Friday, February 10, 2023

Referrals--The Networking of the Publishing Industry

As in any business world, referrals matter in publishing. I wish I could say that books are bought by publishers on merit alone, that it doesn't matter who you know. But I've learned the hard way that your network, something you may or may not have developed as you wrote your book, is a very useful element when you release that new baby into the world.

People help people, and no more so than in this tight-knit industry. A fellow writer commented decades ago that everyone knows everyone else at the agented-manuscript level. While this may not be totally true, the marketplace does operate on subjectivity--which comes down to who you know, and what their opinion is.

Of course, there's business smarts too. An editor may love a manuscript but her sales team isn't convinced because of the numbers. But that editor's enthusiasm is still the first spark, the necessary one that starts the process. How does that editor get sparked? Usually, someone presents the book to her, the concept catches her attention, and she reads the manuscript. That someone might be an agent or a fellow editor or even a friend. People helping people.

A former student emailed this week with a good question. She has a memoir she's ready to shop to agents. She wants to query an agency she likes but their website lists a few of the agents as "referral only." These agents don't accept unsolicited manuscripts, direct from the author. They require someone they know to vet it.

The author would need to know another author who has been represented by this agent, and ask that author if he or she would refer. Then the author would email the agent with this in the subject line: "Referred by [name of published author]."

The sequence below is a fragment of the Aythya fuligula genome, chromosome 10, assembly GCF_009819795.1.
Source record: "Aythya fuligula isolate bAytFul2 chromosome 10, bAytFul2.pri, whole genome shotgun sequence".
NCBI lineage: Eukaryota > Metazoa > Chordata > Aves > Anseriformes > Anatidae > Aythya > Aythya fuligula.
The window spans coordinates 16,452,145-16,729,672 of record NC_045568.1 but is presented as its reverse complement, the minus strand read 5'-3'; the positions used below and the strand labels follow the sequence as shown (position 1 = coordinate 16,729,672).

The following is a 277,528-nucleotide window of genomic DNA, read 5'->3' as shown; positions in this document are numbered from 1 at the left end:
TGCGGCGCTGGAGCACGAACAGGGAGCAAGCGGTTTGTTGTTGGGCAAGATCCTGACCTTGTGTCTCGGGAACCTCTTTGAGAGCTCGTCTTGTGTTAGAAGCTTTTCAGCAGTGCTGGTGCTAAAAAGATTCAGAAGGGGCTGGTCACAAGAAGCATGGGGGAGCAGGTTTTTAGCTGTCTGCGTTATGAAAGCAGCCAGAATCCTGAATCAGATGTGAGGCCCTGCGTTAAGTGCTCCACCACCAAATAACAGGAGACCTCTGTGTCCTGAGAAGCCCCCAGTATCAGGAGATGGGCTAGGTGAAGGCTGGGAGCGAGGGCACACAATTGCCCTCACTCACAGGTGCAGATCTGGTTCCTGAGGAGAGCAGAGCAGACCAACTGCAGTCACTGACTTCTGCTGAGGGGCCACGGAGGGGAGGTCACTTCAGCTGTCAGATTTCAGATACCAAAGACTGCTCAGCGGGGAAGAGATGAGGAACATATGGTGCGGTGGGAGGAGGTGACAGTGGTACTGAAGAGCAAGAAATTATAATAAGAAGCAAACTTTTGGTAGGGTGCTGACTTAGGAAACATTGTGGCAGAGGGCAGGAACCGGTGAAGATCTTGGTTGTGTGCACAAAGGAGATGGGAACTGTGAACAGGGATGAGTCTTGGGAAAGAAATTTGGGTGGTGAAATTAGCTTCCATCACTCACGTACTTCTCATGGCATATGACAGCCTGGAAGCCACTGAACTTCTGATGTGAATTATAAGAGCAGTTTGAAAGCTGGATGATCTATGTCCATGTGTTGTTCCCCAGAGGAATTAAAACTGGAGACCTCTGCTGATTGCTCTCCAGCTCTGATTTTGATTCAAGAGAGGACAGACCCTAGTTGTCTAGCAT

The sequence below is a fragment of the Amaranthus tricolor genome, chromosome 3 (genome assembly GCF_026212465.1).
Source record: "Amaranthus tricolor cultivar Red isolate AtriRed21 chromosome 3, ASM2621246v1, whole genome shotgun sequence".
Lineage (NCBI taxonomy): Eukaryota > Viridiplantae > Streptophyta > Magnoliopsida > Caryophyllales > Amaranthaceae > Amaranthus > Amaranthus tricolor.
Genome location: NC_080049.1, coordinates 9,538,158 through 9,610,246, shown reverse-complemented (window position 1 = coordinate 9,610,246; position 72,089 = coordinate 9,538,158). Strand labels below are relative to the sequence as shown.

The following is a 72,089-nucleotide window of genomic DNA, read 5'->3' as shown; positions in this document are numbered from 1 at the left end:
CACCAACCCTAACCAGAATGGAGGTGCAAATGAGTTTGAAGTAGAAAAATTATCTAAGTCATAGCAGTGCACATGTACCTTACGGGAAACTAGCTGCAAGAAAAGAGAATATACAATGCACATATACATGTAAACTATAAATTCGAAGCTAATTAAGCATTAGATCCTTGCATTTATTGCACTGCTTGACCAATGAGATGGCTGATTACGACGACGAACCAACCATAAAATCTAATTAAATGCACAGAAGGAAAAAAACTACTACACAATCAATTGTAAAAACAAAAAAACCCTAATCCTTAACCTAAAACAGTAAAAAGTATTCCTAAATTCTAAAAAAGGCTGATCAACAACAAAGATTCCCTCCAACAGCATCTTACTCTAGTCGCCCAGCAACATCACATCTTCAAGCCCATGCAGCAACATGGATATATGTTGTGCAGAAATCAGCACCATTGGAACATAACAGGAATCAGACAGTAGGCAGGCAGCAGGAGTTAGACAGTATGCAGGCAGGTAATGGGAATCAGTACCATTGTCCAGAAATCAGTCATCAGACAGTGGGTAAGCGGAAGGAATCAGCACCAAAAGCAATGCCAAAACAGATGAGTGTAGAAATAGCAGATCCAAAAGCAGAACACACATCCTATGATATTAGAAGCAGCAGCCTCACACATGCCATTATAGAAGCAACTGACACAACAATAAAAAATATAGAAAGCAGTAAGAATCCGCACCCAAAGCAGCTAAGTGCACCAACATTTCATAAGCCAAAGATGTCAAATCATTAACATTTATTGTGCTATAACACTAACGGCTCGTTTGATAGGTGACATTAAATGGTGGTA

Finding out who is represented by this agent might be the first step. Look at the agency's website for their list of authors. Then check out the author's books, specifically the acknowledgement page, for the agent's name. A bold but not unheard-of move might be to read the author's book then write a fan note on social media or message on Facebook that compliments the author and perhaps even asks for the referral--"I've written a book that I know [name of agent] would enjoy--would you be willing to let me say you referred me?"

Better--much better--is to work at developing your own network of fellow authors and reach out to help them, creating the connections you will need later.

I did this once with a fellow instructor at one of the writing schools where I taught. I admired her work and let her know, repeatedly. With no agenda other than sending my thanks for a great read. Years later, when my own novel was seeking an agent, I asked this author if she'd be willing to refer me to her agent. She said yes. She had not read my work, but there was the connection from our past exchanges. The referral got me in the door to that agency.

I like this approach better because it feels more authentic to me--build the community and connections before you need them.

How does a writer, writing in relative isolation, find and build such a community? It takes time and effort. I always recommend:

Classes (online or otherwise) are a great first step.
Writing conferences.
Joining online discussion groups such as Hattie Crisell's In Writing (google her name--she has a Substack newsletter and just started an online community which is very fun and useful).
Just reaching out to other writers, even ones you don't know, by reading their social media or websites (and of course their books) in an effort to expand your community

I am keenly aware that this part is hard. I also know it took me quite a few years (decades) to feel like I was finally in a community I could lean on for support. It's an important part of the journey, though.

Granted, the writing itself is hard enough. Plus so many of us writers are introverts, loathe to engage in what feels like uncreative efforts--the networking required to get a book out there. The only way through it, for me, was reaching beyond my natural tendency to self-isolate to do my creative work. I also had to learn the skill of networking, of connecting, of building a deliberate community. From this, referrals can happen.

A very long and roundabout answer to my former student's question, but perhaps some of this will help others too.

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